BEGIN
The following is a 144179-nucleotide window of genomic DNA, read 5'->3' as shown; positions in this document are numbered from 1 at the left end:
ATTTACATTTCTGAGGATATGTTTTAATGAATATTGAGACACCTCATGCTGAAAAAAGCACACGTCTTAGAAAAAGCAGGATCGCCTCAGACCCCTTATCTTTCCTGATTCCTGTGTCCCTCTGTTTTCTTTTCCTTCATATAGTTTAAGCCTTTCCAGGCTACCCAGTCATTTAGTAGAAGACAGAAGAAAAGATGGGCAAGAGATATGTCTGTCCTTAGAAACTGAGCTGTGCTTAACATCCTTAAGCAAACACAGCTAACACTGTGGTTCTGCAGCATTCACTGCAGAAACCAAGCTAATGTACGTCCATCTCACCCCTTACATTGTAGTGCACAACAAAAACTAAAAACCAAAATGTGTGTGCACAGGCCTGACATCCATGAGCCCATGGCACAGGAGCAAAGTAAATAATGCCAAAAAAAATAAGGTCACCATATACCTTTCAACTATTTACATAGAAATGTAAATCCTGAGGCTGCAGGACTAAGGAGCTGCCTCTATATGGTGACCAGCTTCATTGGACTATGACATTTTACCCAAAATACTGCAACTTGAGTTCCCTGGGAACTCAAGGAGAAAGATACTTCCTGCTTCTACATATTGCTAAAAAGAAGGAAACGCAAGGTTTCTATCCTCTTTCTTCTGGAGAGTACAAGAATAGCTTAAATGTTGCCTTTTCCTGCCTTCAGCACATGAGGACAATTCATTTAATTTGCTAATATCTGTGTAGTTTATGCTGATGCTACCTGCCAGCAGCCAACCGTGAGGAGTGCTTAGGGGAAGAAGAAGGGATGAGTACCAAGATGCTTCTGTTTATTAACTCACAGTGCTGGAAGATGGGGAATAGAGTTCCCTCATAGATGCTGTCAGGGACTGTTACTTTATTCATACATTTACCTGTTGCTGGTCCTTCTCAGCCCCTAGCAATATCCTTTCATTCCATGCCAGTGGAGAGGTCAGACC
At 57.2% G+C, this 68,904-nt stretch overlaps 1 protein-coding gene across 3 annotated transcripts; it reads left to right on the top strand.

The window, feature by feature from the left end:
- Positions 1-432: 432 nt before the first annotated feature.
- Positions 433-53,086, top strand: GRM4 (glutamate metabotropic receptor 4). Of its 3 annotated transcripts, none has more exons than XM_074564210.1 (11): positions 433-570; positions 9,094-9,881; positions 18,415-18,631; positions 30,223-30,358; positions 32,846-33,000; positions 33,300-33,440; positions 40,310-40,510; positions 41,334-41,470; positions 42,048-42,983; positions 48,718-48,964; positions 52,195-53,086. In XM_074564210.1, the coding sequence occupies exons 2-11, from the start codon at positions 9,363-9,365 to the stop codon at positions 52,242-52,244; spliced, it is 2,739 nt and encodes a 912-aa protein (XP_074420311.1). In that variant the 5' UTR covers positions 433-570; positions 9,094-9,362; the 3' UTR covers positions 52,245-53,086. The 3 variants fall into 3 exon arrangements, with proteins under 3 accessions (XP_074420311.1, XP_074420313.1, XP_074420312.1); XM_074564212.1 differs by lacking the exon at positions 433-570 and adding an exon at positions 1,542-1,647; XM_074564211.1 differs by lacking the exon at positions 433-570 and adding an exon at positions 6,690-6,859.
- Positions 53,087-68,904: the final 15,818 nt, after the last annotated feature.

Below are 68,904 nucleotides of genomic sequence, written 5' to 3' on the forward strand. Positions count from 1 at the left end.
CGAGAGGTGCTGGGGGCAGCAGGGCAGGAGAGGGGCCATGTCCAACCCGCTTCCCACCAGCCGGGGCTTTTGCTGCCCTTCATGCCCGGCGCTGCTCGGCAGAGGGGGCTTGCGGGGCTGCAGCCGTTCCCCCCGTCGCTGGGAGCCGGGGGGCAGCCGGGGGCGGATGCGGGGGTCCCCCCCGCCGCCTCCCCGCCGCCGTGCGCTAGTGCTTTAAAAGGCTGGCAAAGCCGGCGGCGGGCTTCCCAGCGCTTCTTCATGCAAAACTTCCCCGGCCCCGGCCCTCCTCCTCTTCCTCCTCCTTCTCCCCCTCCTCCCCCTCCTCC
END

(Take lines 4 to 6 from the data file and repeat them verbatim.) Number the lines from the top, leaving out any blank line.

The window, feature by feature from the left end:
- Positions 1-432: 432 nt before the first annotated feature.
- Positions 433-53,086, top strand: GRM4 (glutamate metabotropic receptor 4). Of its 3 annotated transcripts, none has more exons than XM_074564210.1 (11): positions 433-570; positions 9,094-9,881; positions 18,415-18,631; positions 30,223-30,358; positions 32,846-33,000; positions 33,300-33,440; positions 40,310-40,510; positions 41,334-41,470; positions 42,048-42,983; positions 48,718-48,964; positions 52,195-53,086. In XM_074564210.1, the coding sequence occupies exons 2-11, from the start codon at positions 9,363-9,365 to the stop codon at positions 52,242-52,244; spliced, it is 2,739 nt and encodes a 912-aa protein (XP_074420311.1). In that variant the 5' UTR covers positions 433-570; positions 9,094-9,362; the 3' UTR covers positions 52,245-53,086. The 3 variants fall into 3 exon arrangements, with proteins under 3 accessions (XP_074420311.1, XP_074420313.1, XP_074420312.1); XM_074564212.1 differs by lacking the exon at positions 433-570 and adding an exon at positions 1,542-1,647; XM_074564211.1 differs by lacking the exon at positions 433-570 and adding an exon at positions 6,690-6,859.